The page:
Marcus Rashford embraces Man United leadership role and giving back to the city he loves

Exclusive: Rashford on United dreams and fighting homelessness (2:33)

Alexis Nunes speaks with Marcus Rashford about his charity campaign and all things Manchester United. (2:33)

MANCHESTER, England -- When you're Marcus Rashford, there is rarely a day off.

Granted a rest by Manchester United manager, Ole Gunnar Solskjaer, to recover from an international break during which he scored in both England games, Rashford decided against spending the day with his feet up. Instead, he was at the Selfridges in Manchester city centre encouraging people to help the homeless this Christmas.

United's No. 10 turned 22 on Halloween, and those closest to him talk about a player and a person who is becoming more and more mature. Having scored 10 goals in his past 11 games for club and country, including one in the 3-3 draw with Sheffield United on Sunday, he is in the form of his life.

- ESPN FC 100: Our annual ranking of soccer's best players
- Why Liverpool and Man City are so good
- Is it time for Messi to leave Barcelona?

Off the pitch, he is beginning to use his platform -- he has nearly 10 million followers on Instagram and Twitter combined -- to promote messages other than "focused on the next game" and "we go again". He has spoken out on racism in football and voiced his concern when The Sun printed a controversial story about English cricketer Ben Stokes.

Rashford's efforts to help the homeless in Manchester has morphed into the In the Box Campaign -- a drive to collect essential items to hand out to homeless people over Christmas -- but it started with the Rashford family -- mother Melanie and brothers Dane and Dwaine -- handing out money on the street. In other words, Rashford is not just a famous face to front a charity.

"I just remember even when I was a kid, we used to train in Salford and at the time we didn't drive, so we used to get a bus into town and a bus out of town," Rashford says. "And between the two bus journeys, you have to walk through the city centre. And probably every morning you'd see five or 10 different people, and from then it was in my mind. As I got older, I'm in a position to make a difference for them.

"It's a no-brainer for me, I think. Why not?" Rashford continues. "That's how it all developed [the In the Box Campaign] and just stemmed from there. This is the most productive way ... For me, this type of stuff is making a bigger difference to our lives than just giving them money."

Part of Rashford's aim is to give something back to Manchester, the city that has shaped him whether he has lived in Withington or Sale Moor. As United fans sing whenever he scores, he is "Manc born and bred."

"Everyone knows everyone, I wouldn't say it's a normal community," says Rashford. "I've lived in three or four different places in Manchester and each place is as much as home as the last place. The people around your neighbourhood -- it's all just very, very homely. I think as a city that's massive and we have to use that to our advantage.

"I'm from one part of Manchester but people from all over Manchester are coming in and helping." Rashford continues. "It's something that coming in I expected and Manchester is a beautiful city and the more people that get to know that the better."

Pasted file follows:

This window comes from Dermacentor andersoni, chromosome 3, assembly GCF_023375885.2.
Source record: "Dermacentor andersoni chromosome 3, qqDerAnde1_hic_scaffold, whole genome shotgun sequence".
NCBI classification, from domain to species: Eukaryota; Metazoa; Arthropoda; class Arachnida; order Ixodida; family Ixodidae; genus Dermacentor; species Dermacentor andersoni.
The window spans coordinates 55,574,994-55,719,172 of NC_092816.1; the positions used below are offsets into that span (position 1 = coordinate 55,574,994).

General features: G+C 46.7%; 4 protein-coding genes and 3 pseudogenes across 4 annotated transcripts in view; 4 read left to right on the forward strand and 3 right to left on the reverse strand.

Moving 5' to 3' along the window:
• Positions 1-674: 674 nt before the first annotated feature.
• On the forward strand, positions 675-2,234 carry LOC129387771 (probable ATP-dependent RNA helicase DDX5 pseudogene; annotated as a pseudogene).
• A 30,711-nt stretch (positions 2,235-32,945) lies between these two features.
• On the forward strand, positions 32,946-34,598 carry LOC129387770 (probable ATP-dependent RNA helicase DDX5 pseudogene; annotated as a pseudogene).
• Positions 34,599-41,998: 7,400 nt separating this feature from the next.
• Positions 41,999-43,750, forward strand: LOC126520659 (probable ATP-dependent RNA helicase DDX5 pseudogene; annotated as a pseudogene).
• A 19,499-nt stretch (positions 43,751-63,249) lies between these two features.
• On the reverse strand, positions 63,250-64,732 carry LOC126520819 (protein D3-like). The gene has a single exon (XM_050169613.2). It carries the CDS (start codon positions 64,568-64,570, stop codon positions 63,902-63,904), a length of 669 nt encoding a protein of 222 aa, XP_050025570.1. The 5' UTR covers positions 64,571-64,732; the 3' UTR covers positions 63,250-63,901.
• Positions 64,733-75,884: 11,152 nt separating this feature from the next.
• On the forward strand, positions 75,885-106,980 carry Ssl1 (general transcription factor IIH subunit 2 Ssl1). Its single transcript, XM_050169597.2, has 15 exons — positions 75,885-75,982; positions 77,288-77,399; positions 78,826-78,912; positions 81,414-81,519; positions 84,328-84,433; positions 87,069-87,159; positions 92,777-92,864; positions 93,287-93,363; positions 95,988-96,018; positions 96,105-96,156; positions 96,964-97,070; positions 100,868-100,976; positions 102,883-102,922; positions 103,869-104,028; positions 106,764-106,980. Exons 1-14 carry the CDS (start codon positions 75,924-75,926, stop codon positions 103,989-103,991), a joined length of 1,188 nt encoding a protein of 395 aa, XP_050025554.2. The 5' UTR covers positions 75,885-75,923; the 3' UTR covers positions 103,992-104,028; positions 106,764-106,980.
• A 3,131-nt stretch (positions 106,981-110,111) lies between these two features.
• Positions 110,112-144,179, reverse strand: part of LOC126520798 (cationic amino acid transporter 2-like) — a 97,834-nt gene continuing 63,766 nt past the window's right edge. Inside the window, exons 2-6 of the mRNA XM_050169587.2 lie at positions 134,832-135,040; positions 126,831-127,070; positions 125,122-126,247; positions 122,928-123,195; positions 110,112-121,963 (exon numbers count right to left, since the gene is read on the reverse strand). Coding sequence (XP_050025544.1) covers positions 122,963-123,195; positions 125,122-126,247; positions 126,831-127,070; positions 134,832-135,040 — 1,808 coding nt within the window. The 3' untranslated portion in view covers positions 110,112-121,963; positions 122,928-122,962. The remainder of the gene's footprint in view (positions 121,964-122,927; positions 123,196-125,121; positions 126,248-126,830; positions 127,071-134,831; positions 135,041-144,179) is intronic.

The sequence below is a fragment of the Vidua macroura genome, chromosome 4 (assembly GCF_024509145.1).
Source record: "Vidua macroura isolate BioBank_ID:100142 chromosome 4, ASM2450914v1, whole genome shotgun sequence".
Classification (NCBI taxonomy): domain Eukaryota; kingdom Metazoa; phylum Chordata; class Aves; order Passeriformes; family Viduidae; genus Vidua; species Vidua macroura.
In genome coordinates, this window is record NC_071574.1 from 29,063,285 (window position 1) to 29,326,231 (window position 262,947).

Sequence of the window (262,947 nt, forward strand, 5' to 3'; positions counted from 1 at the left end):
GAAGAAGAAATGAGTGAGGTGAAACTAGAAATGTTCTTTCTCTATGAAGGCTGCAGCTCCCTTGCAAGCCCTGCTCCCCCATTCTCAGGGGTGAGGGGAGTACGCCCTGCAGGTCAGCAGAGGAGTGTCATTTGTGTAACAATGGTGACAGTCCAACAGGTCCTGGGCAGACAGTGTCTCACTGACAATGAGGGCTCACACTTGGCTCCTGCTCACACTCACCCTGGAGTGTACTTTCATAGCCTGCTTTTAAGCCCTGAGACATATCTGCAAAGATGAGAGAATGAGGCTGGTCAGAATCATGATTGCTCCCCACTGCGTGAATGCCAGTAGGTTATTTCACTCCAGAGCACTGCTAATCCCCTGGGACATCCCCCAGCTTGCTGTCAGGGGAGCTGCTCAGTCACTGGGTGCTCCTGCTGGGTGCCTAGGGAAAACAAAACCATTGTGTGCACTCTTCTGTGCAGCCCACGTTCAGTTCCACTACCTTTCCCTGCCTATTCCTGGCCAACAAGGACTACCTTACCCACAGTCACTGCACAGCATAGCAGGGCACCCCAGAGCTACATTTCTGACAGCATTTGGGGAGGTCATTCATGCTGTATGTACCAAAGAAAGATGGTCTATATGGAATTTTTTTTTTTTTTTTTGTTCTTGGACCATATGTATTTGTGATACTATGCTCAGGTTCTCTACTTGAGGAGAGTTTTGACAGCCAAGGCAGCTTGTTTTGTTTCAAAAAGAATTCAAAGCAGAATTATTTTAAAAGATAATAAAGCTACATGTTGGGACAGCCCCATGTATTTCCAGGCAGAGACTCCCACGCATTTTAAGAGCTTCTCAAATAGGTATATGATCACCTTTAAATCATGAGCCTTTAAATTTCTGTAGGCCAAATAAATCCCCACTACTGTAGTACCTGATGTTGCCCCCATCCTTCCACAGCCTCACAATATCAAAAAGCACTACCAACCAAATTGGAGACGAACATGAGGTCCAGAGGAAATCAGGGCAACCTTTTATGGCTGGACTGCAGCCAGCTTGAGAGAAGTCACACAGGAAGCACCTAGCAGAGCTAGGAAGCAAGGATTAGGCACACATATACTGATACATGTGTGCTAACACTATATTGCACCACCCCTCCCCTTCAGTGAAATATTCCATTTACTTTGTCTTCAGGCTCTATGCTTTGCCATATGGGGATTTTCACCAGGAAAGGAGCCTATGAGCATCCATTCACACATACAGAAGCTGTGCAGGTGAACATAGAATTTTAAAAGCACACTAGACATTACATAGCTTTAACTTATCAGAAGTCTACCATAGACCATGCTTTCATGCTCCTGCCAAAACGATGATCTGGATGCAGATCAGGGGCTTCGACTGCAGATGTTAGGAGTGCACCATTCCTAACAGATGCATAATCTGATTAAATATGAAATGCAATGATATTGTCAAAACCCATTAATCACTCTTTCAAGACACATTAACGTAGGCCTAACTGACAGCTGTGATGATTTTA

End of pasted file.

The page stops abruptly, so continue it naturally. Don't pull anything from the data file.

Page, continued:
It is approaching four years since Rashford, well-grounded and well-spoken, burst into United's first team with two goals on his debut as a teenager. Since then he has scored on his Premier League debut, Champions League debut, League Cup debut, England Under-21 debut and full international debut. He has reached 50 United goals in fewer games than Cristiano Ronaldo and in July signed a new contract that will keep him at Old Trafford until at least 2023.

Rashford's is one of the most recognisable faces in the world, but it is only now that he is starting to reveal parts of his personality. Shielded by United, he rarely does interviews except for one or two minutes after games when he is requested by the various broadcast companies who pay for the privilege. A dedicated professional, he can usually be found at his Cheshire home or at Manchester United's training center, Carrington.

He has not yet played 200 games for United, but he is already the face of Solskjaer's young team. Along with Jesse Lingard, Rashford has been key in helping youngsters like Mason Greenwood and Brandon Williams settle into the squad. His emergence has coincided with a turbulent time at Old Trafford and while Ryan Giggs played nearly 1,000 games under one manager, Rashford has already played for three.

"Of course you have ups and downs, and for me it's all part of the journey of becoming successful," said Rashford. "If there are downs then you take them all day long. I'm obviously very happy in my position right now and you just want to keep improving and keep bettering yourself as a person."

Despite playing during a relatively lean period in the club's history, Rashford has still managed to collect winners' medals in the FA Cup, League Cup and Europa League. But he has signed up for four more years on the understanding that he will be able to win the Premier League and the Champions League with the team he has supported since he was a boy.

"It had to be United for me," said Rashford. "You know, I remember when I was younger, you used to go and train at other clubs and as soon as I trained at United that the first time, that was it. I remember saying to my brother, 'I don't want to go to anywhere else now. And that the feeling of a family that we have in Manchester, when I went to United, that was the exact same thing.

"It's like one big family and everybody, the coaching staff, from all ages, they all want the best for you. I think that's what draws people into Manchester United. Once they become a part of it, it never leaves them. When I was a kid this is this is what I dreamed of doing."